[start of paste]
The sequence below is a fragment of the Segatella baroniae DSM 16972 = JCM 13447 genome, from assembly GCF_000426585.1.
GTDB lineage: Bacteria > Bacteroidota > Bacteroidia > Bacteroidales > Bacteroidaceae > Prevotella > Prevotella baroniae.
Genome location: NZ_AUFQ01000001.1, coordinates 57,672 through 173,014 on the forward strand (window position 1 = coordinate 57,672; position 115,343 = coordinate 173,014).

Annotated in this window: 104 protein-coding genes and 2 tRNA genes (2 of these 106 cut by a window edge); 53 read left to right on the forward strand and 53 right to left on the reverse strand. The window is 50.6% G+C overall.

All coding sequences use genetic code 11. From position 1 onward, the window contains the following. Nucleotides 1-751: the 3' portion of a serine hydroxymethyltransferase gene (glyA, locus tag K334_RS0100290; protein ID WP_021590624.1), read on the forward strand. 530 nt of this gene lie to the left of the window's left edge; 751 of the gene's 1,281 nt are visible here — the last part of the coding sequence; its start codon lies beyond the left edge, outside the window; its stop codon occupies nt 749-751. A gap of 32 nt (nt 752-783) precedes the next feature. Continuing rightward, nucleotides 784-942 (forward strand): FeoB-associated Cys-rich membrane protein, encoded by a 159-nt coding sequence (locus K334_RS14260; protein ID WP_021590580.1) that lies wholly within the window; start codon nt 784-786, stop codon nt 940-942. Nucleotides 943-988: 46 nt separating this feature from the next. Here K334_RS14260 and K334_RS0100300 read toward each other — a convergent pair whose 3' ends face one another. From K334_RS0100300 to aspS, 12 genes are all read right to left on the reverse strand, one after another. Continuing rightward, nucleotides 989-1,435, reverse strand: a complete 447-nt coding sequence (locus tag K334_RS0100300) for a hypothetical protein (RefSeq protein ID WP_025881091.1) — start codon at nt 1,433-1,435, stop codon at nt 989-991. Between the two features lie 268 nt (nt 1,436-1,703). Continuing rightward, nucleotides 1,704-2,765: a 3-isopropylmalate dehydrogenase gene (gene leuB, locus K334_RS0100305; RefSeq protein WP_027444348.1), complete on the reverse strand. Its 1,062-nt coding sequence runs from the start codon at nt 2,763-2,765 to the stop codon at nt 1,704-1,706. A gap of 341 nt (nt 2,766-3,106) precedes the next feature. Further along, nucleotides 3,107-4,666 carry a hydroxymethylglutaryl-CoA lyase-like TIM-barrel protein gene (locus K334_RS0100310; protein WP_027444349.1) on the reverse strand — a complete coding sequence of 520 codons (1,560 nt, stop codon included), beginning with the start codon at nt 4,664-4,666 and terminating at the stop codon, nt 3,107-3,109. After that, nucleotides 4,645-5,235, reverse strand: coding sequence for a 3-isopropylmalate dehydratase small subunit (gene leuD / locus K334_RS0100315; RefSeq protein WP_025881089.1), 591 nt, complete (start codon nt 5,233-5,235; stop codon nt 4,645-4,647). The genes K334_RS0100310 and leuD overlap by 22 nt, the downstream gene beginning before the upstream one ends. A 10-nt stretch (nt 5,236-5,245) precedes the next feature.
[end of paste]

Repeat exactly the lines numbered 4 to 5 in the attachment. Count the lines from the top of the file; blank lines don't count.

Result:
Annotated in this window: 104 protein-coding genes and 2 tRNA genes (2 of these 106 cut by a window edge); 53 read left to right on the forward strand and 53 right to left on the reverse strand. The window is 50.6% G+C overall.

All coding sequences use genetic code 11. From position 1 onward, the window contains the following. Nucleotides 1-751: the 3' portion of a serine hydroxymethyltransferase gene (glyA, locus tag K334_RS0100290; protein ID WP_021590624.1), read on the forward strand. 530 nt of this gene lie to the left of the window's left edge; 751 of the gene's 1,281 nt are visible here — the last part of the coding sequence; its start codon lies beyond the left edge, outside the window; its stop codon occupies nt 749-751. A gap of 32 nt (nt 752-783) precedes the next feature. Continuing rightward, nucleotides 784-942 (forward strand): FeoB-associated Cys-rich membrane protein, encoded by a 159-nt coding sequence (locus K334_RS14260; protein ID WP_021590580.1) that lies wholly within the window; start codon nt 784-786, stop codon nt 940-942. Nucleotides 943-988: 46 nt separating this feature from the next. Here K334_RS14260 and K334_RS0100300 read toward each other — a convergent pair whose 3' ends face one another. From K334_RS0100300 to aspS, 12 genes are all read right to left on the reverse strand, one after another. Continuing rightward, nucleotides 989-1,435, reverse strand: a complete 447-nt coding sequence (locus tag K334_RS0100300) for a hypothetical protein (RefSeq protein ID WP_025881091.1) — start codon at nt 1,433-1,435, stop codon at nt 989-991. Between the two features lie 268 nt (nt 1,436-1,703). Continuing rightward, nucleotides 1,704-2,765: a 3-isopropylmalate dehydrogenase gene (gene leuB, locus K334_RS0100305; RefSeq protein WP_027444348.1), complete on the reverse strand. Its 1,062-nt coding sequence runs from the start codon at nt 2,763-2,765 to the stop codon at nt 1,704-1,706. A gap of 341 nt (nt 2,766-3,106) precedes the next feature. Further along, nucleotides 3,107-4,666 carry a hydroxymethylglutaryl-CoA lyase-like TIM-barrel protein gene (locus K334_RS0100310; protein WP_027444349.1) on the reverse strand — a complete coding sequence of 520 codons (1,560 nt, stop codon included), beginning with the start codon at nt 4,664-4,666 and terminating at the stop codon, nt 3,107-3,109. After that, nucleotides 4,645-5,235, reverse strand: coding sequence for a 3-isopropylmalate dehydratase small subunit (gene leuD / locus K334_RS0100315; RefSeq protein WP_025881089.1), 591 nt, complete (start codon nt 5,233-5,235; stop codon nt 4,645-4,647). The genes K334_RS0100310 and leuD overlap by 22 nt, the downstream gene beginning before the upstream one ends. A 10-nt stretch (nt 5,236-5,245) precedes the next feature.